To calculate the amount of traffic you require, given a conversion rate of 2%, you would need 50 times 534, which equals 26,700 visitors per month.

However, this situation is far from ideal. Your advertising expenses would amount to $6675 per month, while generating $10,680 in sales, resulting in a profit of just over $4000. Although you are making money, your efficiency is not optimal.

At this point, it would be wise to focus on further increasing your conversion rate. If you can raise it to 4%, you would only spend $3337.50 on advertising to achieve the same number of sales. This would mean that the cost of acquiring each customer becomes just $6.25, resulting in a profit of $13.75 per sale. Consequently, you would now be making $7342.50 in profit each month.

To achieve your desired income of $4000 per month, you would only need to generate 291 sales, spending $1818.75 in the process, resulting in a total of $5820 in sales.

Keep in mind that as your volume increases, your profitability may decrease as you rely on less targeted traffic sources. This is why it is easier to have a high conversion rate and low customer acquisition costs when targeting a highly specific niche market.

The Secret Sauce – Customer Lifetime Value

It is crucial to understand that the majority of online businesses do not generate significant profits from the initial purchase made by a new customer. The real profit comes after the first purchase, when satisfied customers continue to buy additional products from the same company. This realization can have a transformative impact on your business strategy, as it means you don’t necessarily need to make a profit from the first $20 e-book sale.

Let’s imagine that you are paying $25 to sell each copy of your $20 e-book, resulting in a apparent loss of $5 per sale. However, what if you have a high-value $200 advanced video course that is exclusively offered to those who have purchased your e-book? Assuming the video course is 100% digital, the $200 becomes pure profit.

Now, let’s assume that 1 out of every 20 buyers of your e-book goes on to purchase your video course, resulting in a 5% conversion rate from your pool of e-book buyers. Here is the breakdown:

  • 20 customers acquired at $25 each, paying for your $20 e-book, results in a total expenditure of $500 and $400 in revenue. At this point, you are -$100.
  • However, if one of those 20 customers then buys your $200 advanced course, you make -$100 + $200, bringing your total profit to $100.

While these numbers may not be ideal, and it is certainly desirable to generate profits from the first product as well, the key point to remember is that it’s not just about the initial sale.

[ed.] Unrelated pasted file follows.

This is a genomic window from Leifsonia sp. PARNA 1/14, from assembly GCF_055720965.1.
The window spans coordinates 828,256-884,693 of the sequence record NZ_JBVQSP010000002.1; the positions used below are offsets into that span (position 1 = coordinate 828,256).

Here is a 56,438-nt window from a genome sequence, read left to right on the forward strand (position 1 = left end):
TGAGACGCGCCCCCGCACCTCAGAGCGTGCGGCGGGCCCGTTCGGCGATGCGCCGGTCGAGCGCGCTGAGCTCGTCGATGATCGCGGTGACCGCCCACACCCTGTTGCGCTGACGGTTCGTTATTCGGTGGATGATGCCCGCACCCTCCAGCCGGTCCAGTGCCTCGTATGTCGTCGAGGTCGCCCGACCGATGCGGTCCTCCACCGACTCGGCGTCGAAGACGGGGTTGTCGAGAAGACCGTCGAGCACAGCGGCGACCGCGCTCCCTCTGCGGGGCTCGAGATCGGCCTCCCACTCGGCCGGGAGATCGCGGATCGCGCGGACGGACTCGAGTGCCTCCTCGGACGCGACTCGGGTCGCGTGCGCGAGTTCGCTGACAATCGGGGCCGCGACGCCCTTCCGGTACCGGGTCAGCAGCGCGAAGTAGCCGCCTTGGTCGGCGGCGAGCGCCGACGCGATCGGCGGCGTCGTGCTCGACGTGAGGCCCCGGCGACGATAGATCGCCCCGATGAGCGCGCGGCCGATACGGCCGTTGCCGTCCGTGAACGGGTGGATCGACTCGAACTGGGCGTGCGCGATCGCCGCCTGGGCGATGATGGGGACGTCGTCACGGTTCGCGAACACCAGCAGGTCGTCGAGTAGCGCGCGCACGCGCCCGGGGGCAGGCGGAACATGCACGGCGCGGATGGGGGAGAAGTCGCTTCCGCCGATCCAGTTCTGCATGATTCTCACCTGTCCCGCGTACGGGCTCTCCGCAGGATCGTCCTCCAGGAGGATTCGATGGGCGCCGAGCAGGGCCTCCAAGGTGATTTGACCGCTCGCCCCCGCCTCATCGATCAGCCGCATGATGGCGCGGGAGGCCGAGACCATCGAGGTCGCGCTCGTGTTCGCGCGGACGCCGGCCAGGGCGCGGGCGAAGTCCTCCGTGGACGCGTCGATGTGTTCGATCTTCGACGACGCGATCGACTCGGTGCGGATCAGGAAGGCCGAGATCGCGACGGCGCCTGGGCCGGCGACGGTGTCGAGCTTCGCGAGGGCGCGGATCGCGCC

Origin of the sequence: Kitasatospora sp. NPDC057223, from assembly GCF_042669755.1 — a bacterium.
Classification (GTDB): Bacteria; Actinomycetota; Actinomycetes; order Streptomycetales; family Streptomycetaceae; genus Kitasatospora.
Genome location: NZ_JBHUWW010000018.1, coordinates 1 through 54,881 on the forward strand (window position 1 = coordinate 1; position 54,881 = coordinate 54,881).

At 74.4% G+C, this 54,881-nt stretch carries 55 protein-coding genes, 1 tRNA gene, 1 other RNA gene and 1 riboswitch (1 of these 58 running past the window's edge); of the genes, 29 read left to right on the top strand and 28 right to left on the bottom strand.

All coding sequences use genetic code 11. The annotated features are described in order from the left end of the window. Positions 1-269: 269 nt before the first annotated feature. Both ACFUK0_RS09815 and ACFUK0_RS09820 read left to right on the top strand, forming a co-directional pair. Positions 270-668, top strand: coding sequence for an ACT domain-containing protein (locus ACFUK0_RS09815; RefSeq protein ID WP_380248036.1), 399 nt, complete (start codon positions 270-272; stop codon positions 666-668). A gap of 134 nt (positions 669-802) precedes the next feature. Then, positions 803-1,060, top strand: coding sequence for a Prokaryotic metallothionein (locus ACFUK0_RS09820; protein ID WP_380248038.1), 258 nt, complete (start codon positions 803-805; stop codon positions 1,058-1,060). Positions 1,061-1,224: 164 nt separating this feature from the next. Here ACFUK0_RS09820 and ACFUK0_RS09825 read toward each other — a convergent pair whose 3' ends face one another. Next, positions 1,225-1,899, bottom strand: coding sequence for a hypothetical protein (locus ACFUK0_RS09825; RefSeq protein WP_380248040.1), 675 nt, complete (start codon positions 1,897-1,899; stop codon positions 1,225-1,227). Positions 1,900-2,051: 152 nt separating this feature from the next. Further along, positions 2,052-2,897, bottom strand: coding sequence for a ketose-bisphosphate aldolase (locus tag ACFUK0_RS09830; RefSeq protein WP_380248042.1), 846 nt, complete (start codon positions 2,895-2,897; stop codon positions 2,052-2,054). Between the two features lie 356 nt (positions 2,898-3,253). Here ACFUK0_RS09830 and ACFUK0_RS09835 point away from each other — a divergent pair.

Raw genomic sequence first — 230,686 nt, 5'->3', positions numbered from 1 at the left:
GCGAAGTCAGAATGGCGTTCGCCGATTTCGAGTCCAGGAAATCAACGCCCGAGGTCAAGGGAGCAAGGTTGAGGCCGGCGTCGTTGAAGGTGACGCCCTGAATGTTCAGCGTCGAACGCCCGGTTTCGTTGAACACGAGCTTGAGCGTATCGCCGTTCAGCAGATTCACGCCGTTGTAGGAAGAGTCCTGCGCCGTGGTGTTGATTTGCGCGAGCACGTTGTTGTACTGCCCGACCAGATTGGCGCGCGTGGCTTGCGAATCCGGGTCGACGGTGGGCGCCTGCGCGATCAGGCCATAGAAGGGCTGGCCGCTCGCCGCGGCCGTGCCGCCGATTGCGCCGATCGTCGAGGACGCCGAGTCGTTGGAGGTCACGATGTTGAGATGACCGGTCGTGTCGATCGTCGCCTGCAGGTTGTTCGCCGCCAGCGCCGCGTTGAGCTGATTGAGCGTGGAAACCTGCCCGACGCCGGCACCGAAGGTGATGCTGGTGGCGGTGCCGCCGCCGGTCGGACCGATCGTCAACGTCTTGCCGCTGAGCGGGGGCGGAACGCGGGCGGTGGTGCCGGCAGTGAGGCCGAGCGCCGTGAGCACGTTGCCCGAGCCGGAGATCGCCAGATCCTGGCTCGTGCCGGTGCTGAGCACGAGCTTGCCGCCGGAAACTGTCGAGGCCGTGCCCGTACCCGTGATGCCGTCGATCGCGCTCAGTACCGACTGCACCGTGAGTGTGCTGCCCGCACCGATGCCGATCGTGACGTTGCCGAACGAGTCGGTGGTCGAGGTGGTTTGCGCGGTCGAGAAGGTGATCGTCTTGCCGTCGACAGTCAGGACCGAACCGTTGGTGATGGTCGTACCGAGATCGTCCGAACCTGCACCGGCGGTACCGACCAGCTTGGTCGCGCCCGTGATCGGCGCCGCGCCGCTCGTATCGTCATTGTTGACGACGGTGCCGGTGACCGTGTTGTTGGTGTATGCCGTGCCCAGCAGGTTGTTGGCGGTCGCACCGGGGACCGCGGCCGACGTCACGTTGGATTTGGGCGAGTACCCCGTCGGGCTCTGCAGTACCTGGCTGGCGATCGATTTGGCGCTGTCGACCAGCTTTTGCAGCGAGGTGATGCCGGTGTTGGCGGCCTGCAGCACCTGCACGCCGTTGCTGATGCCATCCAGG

Selling to Existing Customers Vs Selling to New Customers

The profitability of any business lies in selling more to existing customers rather than acquiring new ones. It is easier and more cost-effective to upsell to someone who has already purchased from you and had a positive experience.

To maximize your business’s success, it is crucial to understand the lifetime value of each customer you acquire. This value represents the long-term worth over many years.

Let’s assume that the average lifetime customer value is $300. While some customers may only buy a $20 e-book, a small percentage will invest in your advanced courses, personalized coaching programs, and other offerings. The average value across all customers is $300.

Understanding this concept is powerful because it allows you to exceed the goal of acquiring customers for less than $20 to turn a profit. For instance, you could spend up to $150 per customer to sell the initial $20 e-book and still make an average profit of $150 per customer over the long run. However, it is important to have sufficient cash reserves to cover the initial cost of acquiring customers until they generate $150 in revenue, which is why knowing the average time it takes for customers to reach this threshold is crucial.

By comprehending your cost of customer acquisition and focusing on customer lifetime value, you can leverage this knowledge to pay more for advertising, surpass your competitors, scale your business, and turn previously unprofitable traffic streams into profitable ones.